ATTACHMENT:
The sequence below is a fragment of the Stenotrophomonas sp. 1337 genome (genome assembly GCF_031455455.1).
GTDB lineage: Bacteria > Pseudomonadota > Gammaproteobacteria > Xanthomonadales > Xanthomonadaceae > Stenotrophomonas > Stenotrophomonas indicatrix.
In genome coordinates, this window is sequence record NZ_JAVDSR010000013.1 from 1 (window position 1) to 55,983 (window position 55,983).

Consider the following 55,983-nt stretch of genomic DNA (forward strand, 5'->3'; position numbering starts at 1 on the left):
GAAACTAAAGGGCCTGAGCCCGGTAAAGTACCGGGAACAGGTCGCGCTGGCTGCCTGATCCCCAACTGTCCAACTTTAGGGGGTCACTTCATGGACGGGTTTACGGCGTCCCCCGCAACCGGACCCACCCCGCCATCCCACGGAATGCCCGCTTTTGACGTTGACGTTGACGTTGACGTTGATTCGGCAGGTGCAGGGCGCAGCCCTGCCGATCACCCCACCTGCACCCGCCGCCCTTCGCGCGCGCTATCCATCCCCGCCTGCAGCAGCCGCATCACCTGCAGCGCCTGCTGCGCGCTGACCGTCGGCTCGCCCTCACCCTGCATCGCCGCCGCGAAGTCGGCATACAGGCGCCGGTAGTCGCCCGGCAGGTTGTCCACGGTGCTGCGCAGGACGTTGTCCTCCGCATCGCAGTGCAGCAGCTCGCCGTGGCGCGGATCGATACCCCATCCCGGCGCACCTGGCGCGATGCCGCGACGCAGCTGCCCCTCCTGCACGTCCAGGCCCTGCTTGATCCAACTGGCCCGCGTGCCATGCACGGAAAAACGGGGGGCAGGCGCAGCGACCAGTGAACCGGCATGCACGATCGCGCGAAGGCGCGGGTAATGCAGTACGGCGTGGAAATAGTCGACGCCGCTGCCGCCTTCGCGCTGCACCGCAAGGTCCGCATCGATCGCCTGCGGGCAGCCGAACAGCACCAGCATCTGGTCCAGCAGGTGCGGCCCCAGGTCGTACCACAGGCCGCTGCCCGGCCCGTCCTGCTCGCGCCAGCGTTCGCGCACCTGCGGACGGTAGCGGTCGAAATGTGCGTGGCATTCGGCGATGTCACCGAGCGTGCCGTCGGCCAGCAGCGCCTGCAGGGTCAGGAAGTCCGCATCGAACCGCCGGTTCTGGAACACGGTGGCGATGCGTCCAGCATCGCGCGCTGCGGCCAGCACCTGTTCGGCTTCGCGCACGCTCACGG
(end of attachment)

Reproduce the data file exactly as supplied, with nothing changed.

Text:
The sequence below is a fragment of the Stenotrophomonas sp. 1337 genome (genome assembly GCF_031455455.1).
GTDB lineage: Bacteria > Pseudomonadota > Gammaproteobacteria > Xanthomonadales > Xanthomonadaceae > Stenotrophomonas > Stenotrophomonas indicatrix.
In genome coordinates, this window is sequence record NZ_JAVDSR010000013.1 from 1 (window position 1) to 55,983 (window position 55,983).

Consider the following 55,983-nt stretch of genomic DNA (forward strand, 5'->3'; position numbering starts at 1 on the left):
GAAACTAAAGGGCCTGAGCCCGGTAAAGTACCGGGAACAGGTCGCGCTGGCTGCCTGATCCCCAACTGTCCAACTTTAGGGGGTCACTTCATGGACGGGTTTACGGCGTCCCCCGCAACCGGACCCACCCCGCCATCCCACGGAATGCCCGCTTTTGACGTTGACGTTGACGTTGACGTTGATTCGGCAGGTGCAGGGCGCAGCCCTGCCGATCACCCCACCTGCACCCGCCGCCCTTCGCGCGCGCTATCCATCCCCGCCTGCAGCAGCCGCATCACCTGCAGCGCCTGCTGCGCGCTGACCGTCGGCTCGCCCTCACCCTGCATCGCCGCCGCGAAGTCGGCATACAGGCGCCGGTAGTCGCCCGGCAGGTTGTCCACGGTGCTGCGCAGGACGTTGTCCTCCGCATCGCAGTGCAGCAGCTCGCCGTGGCGCGGATCGATACCCCATCCCGGCGCACCTGGCGCGATGCCGCGACGCAGCTGCCCCTCCTGCACGTCCAGGCCCTGCTTGATCCAACTGGCCCGCGTGCCATGCACGGAAAAACGGGGGGCAGGCGCAGCGACCAGTGAACCGGCATGCACGATCGCGCGAAGGCGCGGGTAATGCAGTACGGCGTGGAAATAGTCGACGCCGCTGCCGCCTTCGCGCTGCACCGCAAGGTCCGCATCGATCGCCTGCGGGCAGCCGAACAGCACCAGCATCTGGTCCAGCAGGTGCGGCCCCAGGTCGTACCACAGGCCGCTGCCCGGCCCGTCCTGCTCGCGCCAGCGTTCGCGCACCTGCGGACGGTAGCGGTCGAAATGTGCGTGGCATTCGGCGATGTCACCGAGCGTGCCGTCGGCCAGCAGCGCCTGCAGGGTCAGGAAGTCCGCATCGAACCGCCGGTTCTGGAACACGGTGGCGATGCGTCCAGCATCGCGCGCTGCGGCCAGCACCTGTTCGGCTTCGCGCACGCTCACGG